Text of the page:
“If these signatures could talk…”: Chatham Graffiti, Part 3


From Mink:

When one considers that Chatham continued to be a private residence until 1976, it is amazing that so much graffiti does survive. Each owner upgraded or rennovated the property’s structures, but it is the retention of so much original fabric that has allowed these signatures to survive.

On October 6, 1993, park staff was involved in removing lead paint from the exterior woodwork of Chatham. On the paneling surrounding the south entrance on the west facade of the main house, it was discovered that the paint had filled in carvings into the bottom panel.

Once the paint was removed, graffiti left by a New York soldier was revealed.

The carving reads:

RW. 108th NYV

There is only one soldier with those intials that served in the 108th New York Infantry. That was Richard D. Wells of Company G. His service record indicates that he enlisted at Rochester, N.Y., at the age of 16, to serve three years and was mustered in as a private on August 7, 1862. He was promoted to the rank of corporal on July 1, 1864 and to sergeant on November 1, 1864. He mustered out with his company on May 28, 1865 at Bailey’s Cross Roads, Va. After the war, Wells moved to Michigan and in 1890 he provided a brief sketch of his wartime service that was published in the regimental history:

“I was born in Cambridge, England, September 18th, 1845, and with my parents came to this country in 1850. They proceeded to the western part of New York State, and settled in the town of Chili, county of Monroe. I worked on a farm and went to the country school until March, 1862, when I removed to East Henrietta, N.Y., and worked on a farm. In the latter part of July, 1862, I enlisted as a private in Company G, 108th New York Volunteers (Captain Thomas B. Yale); left for the seat of war, August 19th, with the regiment, and was all through the different engagements the regiment participated in till Lee’s surrender. Never was sick a day; never was wounded, and lost but one day’s duty while with the regiment, and never was in a hospital. Came home with the regiment June 1, 1865, and was discharged as Sergeant, June 5th, 1865.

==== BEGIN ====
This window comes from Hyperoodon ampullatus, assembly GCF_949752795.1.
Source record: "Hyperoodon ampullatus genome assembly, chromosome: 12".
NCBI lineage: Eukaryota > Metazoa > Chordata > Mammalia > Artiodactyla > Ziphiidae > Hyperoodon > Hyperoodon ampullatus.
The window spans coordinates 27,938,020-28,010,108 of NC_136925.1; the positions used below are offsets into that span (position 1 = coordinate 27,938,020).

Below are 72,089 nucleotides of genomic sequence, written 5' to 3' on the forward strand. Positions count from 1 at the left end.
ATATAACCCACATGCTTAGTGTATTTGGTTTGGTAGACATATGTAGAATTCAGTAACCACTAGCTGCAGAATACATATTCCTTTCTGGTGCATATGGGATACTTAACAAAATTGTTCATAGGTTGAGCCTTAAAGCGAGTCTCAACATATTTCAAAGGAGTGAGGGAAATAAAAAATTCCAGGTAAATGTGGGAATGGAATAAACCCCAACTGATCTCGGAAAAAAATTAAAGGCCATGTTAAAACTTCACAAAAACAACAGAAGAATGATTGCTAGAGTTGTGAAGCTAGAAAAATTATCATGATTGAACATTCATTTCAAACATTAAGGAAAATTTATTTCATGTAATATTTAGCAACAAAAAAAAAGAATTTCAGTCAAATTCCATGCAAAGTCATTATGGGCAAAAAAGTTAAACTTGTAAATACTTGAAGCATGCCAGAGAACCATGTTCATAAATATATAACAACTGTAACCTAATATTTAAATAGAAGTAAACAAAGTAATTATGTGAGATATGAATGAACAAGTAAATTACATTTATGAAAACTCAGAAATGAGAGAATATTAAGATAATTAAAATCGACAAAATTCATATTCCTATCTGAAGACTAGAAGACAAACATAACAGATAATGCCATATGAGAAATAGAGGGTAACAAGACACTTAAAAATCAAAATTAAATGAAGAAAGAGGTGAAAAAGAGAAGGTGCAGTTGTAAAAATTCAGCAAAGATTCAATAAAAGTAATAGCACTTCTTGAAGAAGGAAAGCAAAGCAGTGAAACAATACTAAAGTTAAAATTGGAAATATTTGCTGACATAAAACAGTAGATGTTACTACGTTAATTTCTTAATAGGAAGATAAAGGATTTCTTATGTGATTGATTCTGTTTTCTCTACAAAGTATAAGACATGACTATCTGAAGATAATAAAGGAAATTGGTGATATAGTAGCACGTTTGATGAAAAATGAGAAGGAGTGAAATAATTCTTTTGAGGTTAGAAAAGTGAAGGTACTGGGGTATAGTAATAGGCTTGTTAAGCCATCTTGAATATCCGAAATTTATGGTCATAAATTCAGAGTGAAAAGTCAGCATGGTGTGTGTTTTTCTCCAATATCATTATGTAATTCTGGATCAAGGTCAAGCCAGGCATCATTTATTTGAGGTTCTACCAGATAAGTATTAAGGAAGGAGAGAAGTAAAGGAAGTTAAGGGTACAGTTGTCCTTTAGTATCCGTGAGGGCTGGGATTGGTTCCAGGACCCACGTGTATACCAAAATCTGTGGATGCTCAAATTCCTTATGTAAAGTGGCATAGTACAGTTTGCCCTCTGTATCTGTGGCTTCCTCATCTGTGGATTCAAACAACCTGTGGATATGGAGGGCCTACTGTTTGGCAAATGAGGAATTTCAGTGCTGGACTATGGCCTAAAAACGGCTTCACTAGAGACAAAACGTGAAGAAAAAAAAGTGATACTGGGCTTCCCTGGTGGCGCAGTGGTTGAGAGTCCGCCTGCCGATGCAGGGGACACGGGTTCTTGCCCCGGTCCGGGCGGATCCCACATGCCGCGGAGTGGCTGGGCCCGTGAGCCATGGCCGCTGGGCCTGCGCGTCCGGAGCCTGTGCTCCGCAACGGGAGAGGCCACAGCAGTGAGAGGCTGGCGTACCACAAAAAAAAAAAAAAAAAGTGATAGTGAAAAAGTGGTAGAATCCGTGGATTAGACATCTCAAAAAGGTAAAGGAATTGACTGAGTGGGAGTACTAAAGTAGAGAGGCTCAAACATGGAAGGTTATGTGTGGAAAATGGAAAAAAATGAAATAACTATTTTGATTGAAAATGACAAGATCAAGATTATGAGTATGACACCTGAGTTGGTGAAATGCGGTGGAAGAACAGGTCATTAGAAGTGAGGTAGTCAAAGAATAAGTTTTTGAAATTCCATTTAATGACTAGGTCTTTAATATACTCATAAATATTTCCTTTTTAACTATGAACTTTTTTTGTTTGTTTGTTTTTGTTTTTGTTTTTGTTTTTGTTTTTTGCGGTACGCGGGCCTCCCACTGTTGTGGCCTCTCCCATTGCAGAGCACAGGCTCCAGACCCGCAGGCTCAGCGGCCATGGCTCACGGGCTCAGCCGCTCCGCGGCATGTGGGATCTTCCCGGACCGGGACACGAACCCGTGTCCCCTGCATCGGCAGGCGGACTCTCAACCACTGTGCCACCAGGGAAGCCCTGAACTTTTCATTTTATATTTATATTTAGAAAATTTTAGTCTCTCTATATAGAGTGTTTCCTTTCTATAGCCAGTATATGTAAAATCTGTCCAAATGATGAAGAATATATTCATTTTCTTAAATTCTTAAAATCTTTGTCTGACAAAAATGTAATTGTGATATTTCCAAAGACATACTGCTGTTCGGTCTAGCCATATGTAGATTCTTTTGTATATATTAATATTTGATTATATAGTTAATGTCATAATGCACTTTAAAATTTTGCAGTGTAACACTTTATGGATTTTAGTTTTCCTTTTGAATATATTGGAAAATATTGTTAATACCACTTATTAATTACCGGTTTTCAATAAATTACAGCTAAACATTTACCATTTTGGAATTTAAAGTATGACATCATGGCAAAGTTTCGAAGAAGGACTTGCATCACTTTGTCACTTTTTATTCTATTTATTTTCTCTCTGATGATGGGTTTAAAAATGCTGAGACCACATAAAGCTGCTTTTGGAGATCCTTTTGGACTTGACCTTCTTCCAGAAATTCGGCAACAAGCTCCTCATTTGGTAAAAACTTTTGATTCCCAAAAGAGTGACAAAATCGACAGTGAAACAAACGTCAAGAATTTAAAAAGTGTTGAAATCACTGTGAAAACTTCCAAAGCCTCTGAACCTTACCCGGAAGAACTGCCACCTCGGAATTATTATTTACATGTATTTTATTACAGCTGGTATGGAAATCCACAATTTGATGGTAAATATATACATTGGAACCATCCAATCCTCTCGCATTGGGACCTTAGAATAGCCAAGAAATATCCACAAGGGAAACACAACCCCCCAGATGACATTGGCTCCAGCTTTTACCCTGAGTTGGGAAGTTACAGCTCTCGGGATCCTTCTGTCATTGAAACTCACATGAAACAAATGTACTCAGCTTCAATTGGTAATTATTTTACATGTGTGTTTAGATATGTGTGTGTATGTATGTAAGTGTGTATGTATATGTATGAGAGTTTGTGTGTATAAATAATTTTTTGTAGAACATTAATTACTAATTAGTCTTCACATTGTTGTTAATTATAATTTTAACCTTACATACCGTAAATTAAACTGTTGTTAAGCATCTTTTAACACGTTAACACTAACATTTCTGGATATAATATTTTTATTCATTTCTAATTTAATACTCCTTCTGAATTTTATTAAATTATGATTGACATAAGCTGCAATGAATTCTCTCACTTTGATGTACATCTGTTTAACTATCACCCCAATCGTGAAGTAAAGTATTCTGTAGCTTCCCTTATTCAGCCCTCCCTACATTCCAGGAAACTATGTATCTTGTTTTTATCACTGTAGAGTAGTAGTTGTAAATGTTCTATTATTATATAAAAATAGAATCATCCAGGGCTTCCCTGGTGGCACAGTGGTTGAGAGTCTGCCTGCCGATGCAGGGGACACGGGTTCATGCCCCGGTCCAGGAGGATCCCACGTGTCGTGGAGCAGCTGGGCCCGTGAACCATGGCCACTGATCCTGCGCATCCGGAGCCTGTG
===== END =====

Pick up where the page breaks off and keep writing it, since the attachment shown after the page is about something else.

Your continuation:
On June 17th, 1865, I went to Richland, Kalamazoo county, and worked on a farm until the spring of 1866, when I removed to Barry county, and purchased a famr near Hastings, Michigan, where I have resided ever since.”

There were at least two opportunties for Wells to have left his mark on Chatham. The diary of Captain Andrew H. Boyd (Company H, 108th New York Infantry) is published in the regimental history and contains a couple references to being at Chatham. The first was on December 11, 1862, as the regiment was preparing the enter Fredericksburg during the first battle there.  Boyd’s entry for the following day reads:

“Friday. 12th. Camped last night on the grounds of Major Lacy, now Colonel in the rebel army; it is a beautiful residence on the bank of the Rappahannock; it was a beautiful sight to see the city burning in three different places…”

Boyd’s diary entry for March 8, 1863 also suggests an opportunity for Wells to have spent a few minutes carving his initials into Chatham’s woodwork:

“Went down to the Lacy House, opposite Fredericksburg, where our regiment is on picket; the rebels and our boys exchange papers, and the rebels send over tobacco for coffee; they take a piece of plank twelve inches wide and three feet long and sharpen one end, stick in a rudder, fix up a sail and fasten whatever they want to send and set it afloat.”

Perhaps Wells pulled out his knife and left his mark while anxiously awaiting the call to cross the river in December, or perhaps he chose to spend a few idle minutes carving his name into Chatham in March, while on picket duty. Either way, Private Wells wanted us to know he was here.

Prior posts on Chatham’s graffiti can be found here and  here

Eric J. Mink

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